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About Apollo1

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  1. Do y'all in EM try to find out what the starting rate is with a certain group vs. what is marketed by a recruiter? Rumor has it that it's not unheard of for a recruiter to list a lower starting and pocket the difference.
  2. You're inferring emotion in a strictly text reponse without any overt cues to how I feel. For the sake of clarity, there was no emotion behind my response. You may want to check what preconceptions you have. If you're in a rotation with surgical privileges or are in the E.D., then it's distinctly possible that you may break a sweat. The vast majority of rotations and interactions with patients typically don't involve issues beyond reapplication of some deodorant (if even needed).
  3. NPs are not under the Board of Medicine, and aren't technically required to have a supervising physician. They regulate themselves and have more lobbying power because there are more RNs than PAs. Legislators are being told that NPs are expanding into the rural areas to provide care to patients who are underserved, but in reality the vast majority of them are remaining in urban/suburban areas. It's cheaper for a hospital to hire an NP, because the hospital will continue to max bill the patient without having to pay for a supervising physician and won't have to pay the NP as much as the physician.
  4. Pack a small thing of deodorant in your bag. It's pretty straight forward...
  5. https://health.ucdavis.edu/financialaid/coa-son.html - With California shifting towards NPs being able to practice w/o supervision, I'd give a hard look at those costs. The end-goal is being able to get a job and service your debt. Many executives in the C-suite aren't able to distinguish PA and NP, and it usually costs them less money to hire NPs. Both of these citations are old. I haven't found any new information regarding average debt for more recently graduated cohorts. https://paeaonline.org/wp-content/uploads/2015/09/MSS_Indebtedness.pdf (Read pg. 3 for relevant topic info) https://www.aafp.org/dam/rgc/documents/publications-reports/reports/impact-debt-physician-assistants.pdf (Read pg. 6 for relevant topic info)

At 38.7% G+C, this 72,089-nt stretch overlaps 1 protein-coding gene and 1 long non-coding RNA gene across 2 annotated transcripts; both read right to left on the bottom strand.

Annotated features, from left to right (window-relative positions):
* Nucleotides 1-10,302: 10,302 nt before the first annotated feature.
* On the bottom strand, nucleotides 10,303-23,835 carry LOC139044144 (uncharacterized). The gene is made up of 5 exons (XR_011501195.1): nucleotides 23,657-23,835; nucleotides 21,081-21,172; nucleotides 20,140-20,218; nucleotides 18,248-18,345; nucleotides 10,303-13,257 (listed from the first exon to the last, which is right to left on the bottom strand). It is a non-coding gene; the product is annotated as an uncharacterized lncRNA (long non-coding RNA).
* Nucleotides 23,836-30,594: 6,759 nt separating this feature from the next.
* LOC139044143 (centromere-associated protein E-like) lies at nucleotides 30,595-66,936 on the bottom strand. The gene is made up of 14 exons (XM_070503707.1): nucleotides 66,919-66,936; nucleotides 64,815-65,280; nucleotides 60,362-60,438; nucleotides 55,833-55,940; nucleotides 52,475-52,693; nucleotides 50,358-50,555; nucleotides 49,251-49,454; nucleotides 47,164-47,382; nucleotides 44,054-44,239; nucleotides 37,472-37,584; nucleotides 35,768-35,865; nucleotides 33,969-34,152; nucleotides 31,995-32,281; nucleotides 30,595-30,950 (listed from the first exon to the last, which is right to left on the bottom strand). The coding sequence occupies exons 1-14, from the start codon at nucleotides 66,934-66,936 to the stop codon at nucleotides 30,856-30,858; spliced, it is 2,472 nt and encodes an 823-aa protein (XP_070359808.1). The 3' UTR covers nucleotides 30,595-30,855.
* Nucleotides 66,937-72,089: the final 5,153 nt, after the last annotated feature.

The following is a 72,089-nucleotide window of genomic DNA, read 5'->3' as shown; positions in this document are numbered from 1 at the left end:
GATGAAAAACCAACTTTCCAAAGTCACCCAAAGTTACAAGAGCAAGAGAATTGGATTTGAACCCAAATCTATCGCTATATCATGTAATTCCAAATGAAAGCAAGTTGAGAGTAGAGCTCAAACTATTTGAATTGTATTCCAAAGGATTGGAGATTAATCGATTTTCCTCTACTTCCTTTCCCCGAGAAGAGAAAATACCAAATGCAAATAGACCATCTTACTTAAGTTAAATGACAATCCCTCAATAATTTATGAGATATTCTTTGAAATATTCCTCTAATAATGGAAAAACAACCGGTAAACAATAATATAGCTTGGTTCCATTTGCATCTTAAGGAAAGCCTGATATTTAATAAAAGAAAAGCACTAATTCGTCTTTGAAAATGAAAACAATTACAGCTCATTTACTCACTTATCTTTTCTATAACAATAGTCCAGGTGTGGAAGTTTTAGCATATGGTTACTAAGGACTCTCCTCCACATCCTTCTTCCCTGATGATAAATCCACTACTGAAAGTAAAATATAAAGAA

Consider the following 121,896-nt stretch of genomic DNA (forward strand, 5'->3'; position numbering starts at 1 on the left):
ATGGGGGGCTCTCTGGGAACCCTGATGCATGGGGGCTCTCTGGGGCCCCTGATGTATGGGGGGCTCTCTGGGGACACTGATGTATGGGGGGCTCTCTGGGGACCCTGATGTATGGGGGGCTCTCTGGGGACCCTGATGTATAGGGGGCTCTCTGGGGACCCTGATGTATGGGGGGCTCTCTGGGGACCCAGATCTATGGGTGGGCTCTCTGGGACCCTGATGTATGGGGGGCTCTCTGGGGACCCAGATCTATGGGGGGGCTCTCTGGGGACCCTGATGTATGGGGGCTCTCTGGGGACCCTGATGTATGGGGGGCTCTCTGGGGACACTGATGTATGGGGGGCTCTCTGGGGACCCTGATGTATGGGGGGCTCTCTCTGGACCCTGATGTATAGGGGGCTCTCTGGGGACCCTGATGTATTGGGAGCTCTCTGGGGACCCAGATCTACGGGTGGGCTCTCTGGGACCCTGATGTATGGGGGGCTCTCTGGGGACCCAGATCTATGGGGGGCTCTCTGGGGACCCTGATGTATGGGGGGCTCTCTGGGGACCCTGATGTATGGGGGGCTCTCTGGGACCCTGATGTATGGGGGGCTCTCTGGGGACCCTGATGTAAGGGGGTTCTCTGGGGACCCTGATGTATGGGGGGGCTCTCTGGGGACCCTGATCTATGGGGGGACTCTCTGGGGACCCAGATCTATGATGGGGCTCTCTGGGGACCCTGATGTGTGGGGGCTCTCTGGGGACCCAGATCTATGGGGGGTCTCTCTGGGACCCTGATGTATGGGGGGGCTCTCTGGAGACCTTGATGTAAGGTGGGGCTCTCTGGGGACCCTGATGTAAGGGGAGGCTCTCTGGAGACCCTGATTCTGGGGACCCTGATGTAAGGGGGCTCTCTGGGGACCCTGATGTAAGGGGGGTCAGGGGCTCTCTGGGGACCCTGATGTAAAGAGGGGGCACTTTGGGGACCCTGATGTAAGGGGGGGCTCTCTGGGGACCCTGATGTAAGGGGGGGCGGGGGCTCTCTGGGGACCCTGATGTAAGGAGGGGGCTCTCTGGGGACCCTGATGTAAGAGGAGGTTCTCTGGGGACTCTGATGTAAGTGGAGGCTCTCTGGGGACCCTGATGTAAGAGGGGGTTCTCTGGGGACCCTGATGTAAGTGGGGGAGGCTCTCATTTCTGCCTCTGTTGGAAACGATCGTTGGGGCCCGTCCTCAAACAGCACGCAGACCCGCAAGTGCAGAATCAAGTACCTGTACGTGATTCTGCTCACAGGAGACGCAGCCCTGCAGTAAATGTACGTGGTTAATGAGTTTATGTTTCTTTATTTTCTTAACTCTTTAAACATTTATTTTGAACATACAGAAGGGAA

6. First, list what your expected tuition is there so that it may be compared. Second, published debt calculations don't necessarily isolate for tuition debt alone. Average debt will vary on the program attended, what you CoL expenses are, etc.
  7. Variety is the spice of life, and regarding PCE I think this is doubly true. Of the 3 options you listed, I would rank them as: ED>>EMS>COVID. There's not much you can learn as an EMT in the field that will "prepare" you for working in an ED. The ED is a better choice for experience w/ your license because you'll see a greater number of patients with a greater variation in pathology (compared to EMS). In addition, you'll be around physicians and PAs which can be leveraged for additional knowledge, and possibly LORs/rotation sites.
  8. I'm not a big fan of the proposed name change to MCP, but agree that the profession needs a huge boost in marketing. Our education destroys what is provided by NP school, and we skim the surface. I understand the financial argument for a transition, but I think if a bridge program did occur, it would eventually result in an even greater proportion of midlevels/APPs/whatever we'd be called who are not ready for practice.